Federal Register of Legislation - Australian Government

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Licences/Radiocommunications as made
This instrument authorises the operation of a range of emergency locating devices that are categorised as satellite distress beacons, EPIRB-AIS or locating aids.
Administered by: Communications and the Arts
Registered 06 Sep 2016
Tabling HistoryDate
Tabled HR12-Sep-2016
Tabled Senate12-Sep-2016

The AUSTRALIAN COMMUNICATIONS AND MEDIA AUTHORITY issues this class licence under subsection 132 (1) of the Radiocommunications Act 1992.

Dated                  5 September 2016

Richard Bean

[signed]

Member

 

 

Brenda Byrne

[signed]

Member/General Manager

 


1              Name of Class Licence

                This class licence is the Radiocommunications (Emergency Locating Devices) Class Licence 2016.

2              Commencement

                This class licence commences on the day after it is registered.

Note   All legislative instruments and compilations are registered on the Federal Register of Legislation kept under the Legislation Act 2003. See http://www.legislation.gov.au.

3              Revocation

                The Radiocommunications (Emergency Locating Devices) Class Licence 2006 [F2009C00043] is revoked.

4              Purpose of Class Licence

                The purpose of this class licence is to authorise the operation of a range of emergency locating devices that are satellite distress beacons, EPIRB-AIS and locating aids.

Note 1   Each type of emergency locating device has advantages and disadvantages that are usually associated with the circumstances of its use.

Note 2   A satellite distress beacon or EPIRB-AIS operating on 406 MHz, if properly maintained, is capable of alerting search and rescue authorities through the COSPAS‑SARSAT network of satellites from almost any open‑air location. The use of a satellite distress beacon or EPIRB-AIS is particularly appropriate if a vessel is located away from busy coastal shipping channels. The time taken to organise a rescue will depend on the locating of the satellite distress beacon or EPIRB-AIS and the availability of suitable search and rescue resources.

Note 3    A locating aid is a short range device that depends on the availability of fixed or ambulatory receivers within radiocommunications range of the locating aid. A locating aid used in conjunction with a receiver on a parent vessel is particularly useful in a man‑overboard situation during which the parent vessel is usually immediately required for rescue action.

5              Definitions and Interpretation

         (1)   In this class licence:

AS/NZS 4280.1 means AS/NZS 4280.1:2003, 406 MHz satellite distress beacons Part 1: Marine emergency position‑indicating radio beacons (EPIRB) (IEC 61097‑2:2002, MOD), published by Standards Australia International, as in force from time to time.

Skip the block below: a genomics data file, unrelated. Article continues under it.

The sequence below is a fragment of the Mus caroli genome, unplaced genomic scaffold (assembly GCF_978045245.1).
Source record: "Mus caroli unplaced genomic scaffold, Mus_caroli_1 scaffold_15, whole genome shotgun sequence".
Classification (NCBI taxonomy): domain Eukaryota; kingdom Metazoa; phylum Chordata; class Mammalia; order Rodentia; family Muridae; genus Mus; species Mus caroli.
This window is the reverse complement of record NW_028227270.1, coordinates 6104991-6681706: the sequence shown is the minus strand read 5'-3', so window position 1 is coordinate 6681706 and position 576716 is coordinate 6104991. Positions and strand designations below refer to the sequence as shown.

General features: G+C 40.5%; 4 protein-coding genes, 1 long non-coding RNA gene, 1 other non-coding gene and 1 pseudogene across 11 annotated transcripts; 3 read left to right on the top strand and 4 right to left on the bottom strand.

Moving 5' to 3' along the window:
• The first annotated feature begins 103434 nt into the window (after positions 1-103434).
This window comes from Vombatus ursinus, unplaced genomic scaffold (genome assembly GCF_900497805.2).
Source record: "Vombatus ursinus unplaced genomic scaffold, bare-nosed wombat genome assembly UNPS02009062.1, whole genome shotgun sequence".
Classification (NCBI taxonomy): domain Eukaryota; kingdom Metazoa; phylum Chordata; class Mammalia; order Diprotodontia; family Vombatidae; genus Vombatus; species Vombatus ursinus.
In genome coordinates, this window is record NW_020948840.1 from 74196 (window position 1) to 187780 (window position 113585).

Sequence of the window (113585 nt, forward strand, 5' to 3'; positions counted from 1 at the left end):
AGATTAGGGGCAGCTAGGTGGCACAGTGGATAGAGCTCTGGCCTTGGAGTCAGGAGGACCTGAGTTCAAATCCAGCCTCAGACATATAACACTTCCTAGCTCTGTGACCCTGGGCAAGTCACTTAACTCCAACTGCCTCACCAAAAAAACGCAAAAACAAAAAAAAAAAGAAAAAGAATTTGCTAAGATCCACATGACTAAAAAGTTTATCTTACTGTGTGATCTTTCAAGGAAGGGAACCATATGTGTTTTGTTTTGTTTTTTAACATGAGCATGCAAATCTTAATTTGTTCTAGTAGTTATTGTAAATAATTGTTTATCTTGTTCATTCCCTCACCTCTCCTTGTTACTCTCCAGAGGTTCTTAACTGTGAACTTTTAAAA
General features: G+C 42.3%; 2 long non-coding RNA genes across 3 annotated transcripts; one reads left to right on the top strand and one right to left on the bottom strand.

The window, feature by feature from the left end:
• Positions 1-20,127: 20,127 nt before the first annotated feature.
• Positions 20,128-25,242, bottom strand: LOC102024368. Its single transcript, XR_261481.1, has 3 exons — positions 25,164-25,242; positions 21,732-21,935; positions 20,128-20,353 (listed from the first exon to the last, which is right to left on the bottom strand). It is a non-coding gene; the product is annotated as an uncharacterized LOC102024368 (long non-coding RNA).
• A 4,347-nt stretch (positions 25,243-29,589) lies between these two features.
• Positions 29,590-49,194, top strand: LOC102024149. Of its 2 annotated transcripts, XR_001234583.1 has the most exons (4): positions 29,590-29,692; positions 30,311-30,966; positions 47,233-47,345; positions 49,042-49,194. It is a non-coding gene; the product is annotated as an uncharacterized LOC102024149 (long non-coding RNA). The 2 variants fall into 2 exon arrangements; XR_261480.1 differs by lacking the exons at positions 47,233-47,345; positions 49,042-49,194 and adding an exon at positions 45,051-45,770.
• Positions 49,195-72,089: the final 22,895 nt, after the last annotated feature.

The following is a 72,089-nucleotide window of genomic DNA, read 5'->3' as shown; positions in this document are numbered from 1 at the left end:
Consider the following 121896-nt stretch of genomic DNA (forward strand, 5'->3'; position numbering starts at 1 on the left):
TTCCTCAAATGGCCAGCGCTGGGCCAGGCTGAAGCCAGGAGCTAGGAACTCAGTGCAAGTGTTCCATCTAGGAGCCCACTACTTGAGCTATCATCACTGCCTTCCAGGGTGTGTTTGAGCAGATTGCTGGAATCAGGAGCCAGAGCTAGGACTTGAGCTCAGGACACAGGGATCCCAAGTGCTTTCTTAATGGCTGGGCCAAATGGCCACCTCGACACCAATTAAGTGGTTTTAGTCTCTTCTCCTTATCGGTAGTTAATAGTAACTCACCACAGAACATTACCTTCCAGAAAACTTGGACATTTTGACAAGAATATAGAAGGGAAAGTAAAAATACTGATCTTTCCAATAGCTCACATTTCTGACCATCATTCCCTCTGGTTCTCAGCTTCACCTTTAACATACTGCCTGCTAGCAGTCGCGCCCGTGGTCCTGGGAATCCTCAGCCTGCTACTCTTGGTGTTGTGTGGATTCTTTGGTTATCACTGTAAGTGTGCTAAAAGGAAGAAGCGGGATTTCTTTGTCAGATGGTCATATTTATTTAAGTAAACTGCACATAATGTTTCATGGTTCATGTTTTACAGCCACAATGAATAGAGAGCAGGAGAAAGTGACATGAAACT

AS/NZS 4280.2 means AS/NZS 4280.2:2003, 406 MHz satellite distress beacons Part 2: Personal locator beacons (PLBs), published by Standards Australia International, as in force from time to time.

AS/NZS 4869.1 means AS/NZS 4869.1:2006 (R2015) Maritime Survivor Locating Systems (MSLS) – Operating on 121.5 MHz, published by Standards Australia International, as in force from time to time.


AS/NZS 4869.2 means AS/NZS 4869.2:2010 Stand alone maritime survivor locating systems (MSLS) – Operating on frequencies other than 121.5 MHz, published by Standards Australia International, as in force from time to time.

AS/NZS 4869.3 means AS/NZS 4869.3:2015 Maritime survivor locating systems (MSLS) – Maritime survivor locating devices (MSLD) – Operating on frequencies of 156.575 MHz and/or 161.975 MHz/162.025 MHz (RTCM 11901.1:2012, MOD), published by Standards Australia International, as in force from time to time.

AS/NZS 4869.4 means AS/NZS 4869.4:2015 Maritime survivor locating systems (MSLS) – Maritime low power personal locating devices employing Automatic Identification System, published by Standards Australia International, as in force from time to time.

device compliance day, for a radiocommunications device to which this class licence applies, means the most recent of the following days:

                (a)    if the radiocommunications device was manufactured in Australia — the day the device was manufactured;

               (b)    if the radiocommunications device was manufactured overseas and imported — the day the device was imported;

                (c)    if the radiocommunications device was altered or modified in a material respect — the day the device was altered or modified.

emergency locating device means:

(a)      a satellite distress beacon; or

(b)      an EPIRB-AIS; or

(c)   a MSLS; or

(d)   an AIS‑SART; or

(e)   a Radar-SART.

                        EPIRB-AIS means a 406 MHz distress alerting device that contains an additional AIS transmitter using AIS-SART technology where the AIS component is used as an aid in locating the EPIRB-AIS.

homing signal means a radiocommunication intended to facilitate locating a transmitting device by aircraft, vessels or persons on the ground.

locating aid means a station used for the purposes of search and rescue operations, and includes:

(a)    a MSLS;

(b)   an AIS‑SART; and

(c)    a radar-SART.

MSLS (maritime survivor locating system) means a safety system that has the following features:

                (a)    it comprises:

                          (i)    an MSLS transmitter; and

                         (ii)    an MSLS receiver; and

                        (iii)    an MSLS locator;

               (b)    it is not a satellite EPIRB;


 

                (c)    it is intended for short‑range retrieval of individuals engaged in:

                          (i)    on‑deck activities on vessels; or

                         (ii)    on‑shore activities, where falling into the water is a risk; or

                        (iii)    other marine activities where a locating system may be required;

               (d)    it is designed to sound an alert when a person has fallen into the water or has manually activated the device to signal a need for assistance from a vessel or facility; and

                (e)    it complies with AS/NZS 4869.1, AS/NZS 4869.2, AS/NZS 4869.3 or AS/NZS 4869.4, or any other applicable future standard made by Standards Australia International before the device compliance day of the device (as in force from time to time);

whether or not it includes some form of localising device.

Note 1   A MSLS may also be referred to as a man‑overboard (MOB) system.